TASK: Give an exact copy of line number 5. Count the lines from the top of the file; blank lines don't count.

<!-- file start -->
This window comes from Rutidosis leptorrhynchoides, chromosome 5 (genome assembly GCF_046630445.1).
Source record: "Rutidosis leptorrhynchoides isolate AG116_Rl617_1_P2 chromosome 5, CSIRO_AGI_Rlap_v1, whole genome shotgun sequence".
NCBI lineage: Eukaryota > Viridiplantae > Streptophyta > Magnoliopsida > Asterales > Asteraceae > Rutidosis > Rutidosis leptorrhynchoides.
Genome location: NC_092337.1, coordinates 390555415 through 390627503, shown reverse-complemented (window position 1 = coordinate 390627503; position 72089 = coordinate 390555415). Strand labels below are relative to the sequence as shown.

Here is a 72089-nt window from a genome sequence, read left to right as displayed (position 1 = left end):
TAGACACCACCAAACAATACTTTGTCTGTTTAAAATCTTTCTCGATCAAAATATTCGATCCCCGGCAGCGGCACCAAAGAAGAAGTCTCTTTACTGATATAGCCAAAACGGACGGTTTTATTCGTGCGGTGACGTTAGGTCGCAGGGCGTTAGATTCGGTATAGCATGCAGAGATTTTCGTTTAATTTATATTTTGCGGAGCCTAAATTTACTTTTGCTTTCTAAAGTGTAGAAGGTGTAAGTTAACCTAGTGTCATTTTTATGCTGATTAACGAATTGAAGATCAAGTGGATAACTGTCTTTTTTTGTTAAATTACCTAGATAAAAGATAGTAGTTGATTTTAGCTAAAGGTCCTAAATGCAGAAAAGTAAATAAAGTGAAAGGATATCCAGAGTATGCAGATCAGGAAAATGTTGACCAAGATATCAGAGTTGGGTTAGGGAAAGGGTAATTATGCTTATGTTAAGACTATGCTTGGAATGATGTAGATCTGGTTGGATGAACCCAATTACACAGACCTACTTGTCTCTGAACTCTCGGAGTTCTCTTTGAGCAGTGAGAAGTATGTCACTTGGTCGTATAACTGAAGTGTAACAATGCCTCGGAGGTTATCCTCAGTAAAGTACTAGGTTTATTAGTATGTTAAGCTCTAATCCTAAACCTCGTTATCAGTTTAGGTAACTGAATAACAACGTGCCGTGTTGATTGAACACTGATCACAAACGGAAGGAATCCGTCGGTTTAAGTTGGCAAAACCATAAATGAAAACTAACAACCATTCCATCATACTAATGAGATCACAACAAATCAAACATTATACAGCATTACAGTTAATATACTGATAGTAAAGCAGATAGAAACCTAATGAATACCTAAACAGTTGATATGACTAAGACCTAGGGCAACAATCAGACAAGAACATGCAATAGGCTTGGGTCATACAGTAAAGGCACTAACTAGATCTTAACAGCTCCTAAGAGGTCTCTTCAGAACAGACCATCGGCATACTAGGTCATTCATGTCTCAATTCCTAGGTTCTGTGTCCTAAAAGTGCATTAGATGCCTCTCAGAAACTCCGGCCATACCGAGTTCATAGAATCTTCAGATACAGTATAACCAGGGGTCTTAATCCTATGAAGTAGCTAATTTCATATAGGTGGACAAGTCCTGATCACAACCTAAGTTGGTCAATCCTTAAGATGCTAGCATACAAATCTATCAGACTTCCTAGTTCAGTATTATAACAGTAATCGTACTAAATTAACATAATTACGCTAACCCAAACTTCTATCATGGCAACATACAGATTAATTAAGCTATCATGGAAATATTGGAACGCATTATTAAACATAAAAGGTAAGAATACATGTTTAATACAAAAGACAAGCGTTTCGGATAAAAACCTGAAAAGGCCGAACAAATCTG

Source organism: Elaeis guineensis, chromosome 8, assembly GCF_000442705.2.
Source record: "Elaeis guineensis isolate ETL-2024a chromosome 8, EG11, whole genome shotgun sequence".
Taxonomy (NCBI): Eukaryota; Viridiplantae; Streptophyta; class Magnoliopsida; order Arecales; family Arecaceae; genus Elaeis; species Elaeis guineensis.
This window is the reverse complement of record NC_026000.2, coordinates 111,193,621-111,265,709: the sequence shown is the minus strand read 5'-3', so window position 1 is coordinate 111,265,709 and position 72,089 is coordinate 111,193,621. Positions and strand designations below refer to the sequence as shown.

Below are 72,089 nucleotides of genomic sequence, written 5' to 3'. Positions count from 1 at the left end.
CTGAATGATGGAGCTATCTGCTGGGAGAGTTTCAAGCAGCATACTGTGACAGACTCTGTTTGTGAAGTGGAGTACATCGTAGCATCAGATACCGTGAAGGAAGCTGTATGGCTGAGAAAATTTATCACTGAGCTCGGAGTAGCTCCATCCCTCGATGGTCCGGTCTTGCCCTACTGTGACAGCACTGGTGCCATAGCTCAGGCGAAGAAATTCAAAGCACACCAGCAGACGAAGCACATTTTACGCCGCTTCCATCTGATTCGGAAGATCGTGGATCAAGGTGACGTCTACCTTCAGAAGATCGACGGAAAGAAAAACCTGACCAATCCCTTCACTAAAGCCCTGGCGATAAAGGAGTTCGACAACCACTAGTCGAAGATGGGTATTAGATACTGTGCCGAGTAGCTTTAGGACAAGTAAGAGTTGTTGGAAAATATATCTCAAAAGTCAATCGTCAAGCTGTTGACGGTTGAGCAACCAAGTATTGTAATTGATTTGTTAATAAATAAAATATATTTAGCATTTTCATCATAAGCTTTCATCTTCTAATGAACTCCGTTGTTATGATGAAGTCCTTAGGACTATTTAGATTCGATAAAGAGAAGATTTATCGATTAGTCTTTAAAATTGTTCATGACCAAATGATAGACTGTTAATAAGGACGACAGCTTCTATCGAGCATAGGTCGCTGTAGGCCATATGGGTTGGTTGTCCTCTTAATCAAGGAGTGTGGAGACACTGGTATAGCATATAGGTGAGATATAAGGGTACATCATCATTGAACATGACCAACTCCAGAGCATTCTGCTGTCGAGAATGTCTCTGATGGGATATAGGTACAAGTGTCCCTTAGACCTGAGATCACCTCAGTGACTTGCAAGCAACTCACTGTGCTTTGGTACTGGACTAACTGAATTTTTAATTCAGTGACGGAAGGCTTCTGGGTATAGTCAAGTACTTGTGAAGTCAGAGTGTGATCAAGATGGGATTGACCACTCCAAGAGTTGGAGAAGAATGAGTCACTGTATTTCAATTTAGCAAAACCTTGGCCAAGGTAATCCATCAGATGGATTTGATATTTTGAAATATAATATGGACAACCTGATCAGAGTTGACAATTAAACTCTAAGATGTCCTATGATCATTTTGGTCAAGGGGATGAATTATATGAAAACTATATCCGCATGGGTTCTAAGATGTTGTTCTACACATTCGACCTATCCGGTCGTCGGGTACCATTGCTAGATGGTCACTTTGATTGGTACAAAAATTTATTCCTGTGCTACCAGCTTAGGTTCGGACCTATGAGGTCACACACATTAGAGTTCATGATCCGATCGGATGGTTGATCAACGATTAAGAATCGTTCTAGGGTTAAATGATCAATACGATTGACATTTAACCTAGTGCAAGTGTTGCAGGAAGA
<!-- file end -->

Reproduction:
Here is a 72089-nt window from a genome sequence, read left to right as displayed (position 1 = left end):